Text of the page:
Dear Chad,

            I love you, and this is the best day.

            After 2,143 days together, I am overjoyed to be here with you, basking in our love and shouting it into the mountains, even though I’d be satisfied if only you could hear.

            I love who you once were—a boy who went to baseball practice and twirled me after games. You walked me to my locker, you were my favorite prom date. We watched stars and made plans bigger than the both of us, thinking up dreams and swapping them under the night sky, blanketed by the comfort of each other. Your eyes had stories to tell, and I was eager to listen.

            Once upon a time, our to-do list said things like, “make cookies,” play catch,” and “run through the sprinklers.” Now our tasks are less whimsical: “go to the store,” “do laundry,” “put away the dishes.”

            We’ve grown up. And, despite replacing our teenage bliss with adult responsibility, I could not be happier. Not only do you make the mundane and average seem adventurous, you’re the person that makes all aspects of life fun. With age, we’ve replaced our simple pleasures with real goals. We’ll take each other all over the world, we’ll grow old without growing stale.

             I love who you are, and the person you have evolved into being. You are brilliant, determined, and good. Every day I’m proud of you and honored to access the most intimate parts of your personhood—how you think and feel and experience the world. You know how to make me laugh, how to propel me forward, and how to inspire me to stay true to myself. I am blessed to have you as a supporter, motivator, and best friend—you’re the person I need most in my corner. And as for me, I have a list of my own:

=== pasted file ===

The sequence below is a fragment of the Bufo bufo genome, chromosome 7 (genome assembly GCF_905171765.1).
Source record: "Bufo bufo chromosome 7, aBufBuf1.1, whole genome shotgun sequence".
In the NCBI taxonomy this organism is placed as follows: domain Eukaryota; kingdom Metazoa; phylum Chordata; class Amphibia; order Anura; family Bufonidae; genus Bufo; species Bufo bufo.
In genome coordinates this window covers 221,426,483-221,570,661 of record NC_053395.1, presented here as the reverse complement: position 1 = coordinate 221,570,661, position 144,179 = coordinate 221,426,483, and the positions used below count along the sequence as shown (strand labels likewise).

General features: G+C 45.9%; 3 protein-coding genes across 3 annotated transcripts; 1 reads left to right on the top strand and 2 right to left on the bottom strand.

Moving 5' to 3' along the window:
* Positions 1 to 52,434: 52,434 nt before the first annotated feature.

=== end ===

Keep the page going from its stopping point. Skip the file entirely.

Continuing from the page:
1. Love you unconditionally, with a deepness unmatched
  2. Always remember the little things and how they made me fall in love
  3. Continue to seek adventure, big and small

             We can go anywhere and do anything and accomplish everything as long as we’re together. On this day, and all of our tomorrows.

             Thank you for being my home since I was 16. Here’s to 5ever.

Love you always,
Savannah


 

 

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7 thoughts on “Married at 22: My Wedding Vows

  1. Thank you for sharing your beautiful wedding vows! I married my husband when I was 23 and I remember being so excited to grow up and grow old together. I love your story about how you shared your vows to your Speech class as well lol.

    And your floral headpiece and dress were gorgeous!

    1. I know what you mean—it was so exciting to get married at that age and face a lot of newness headed our way. And, with the speech class, talk about embarrassment, lol. Thank you so much for reading, commenting, and for your kind words!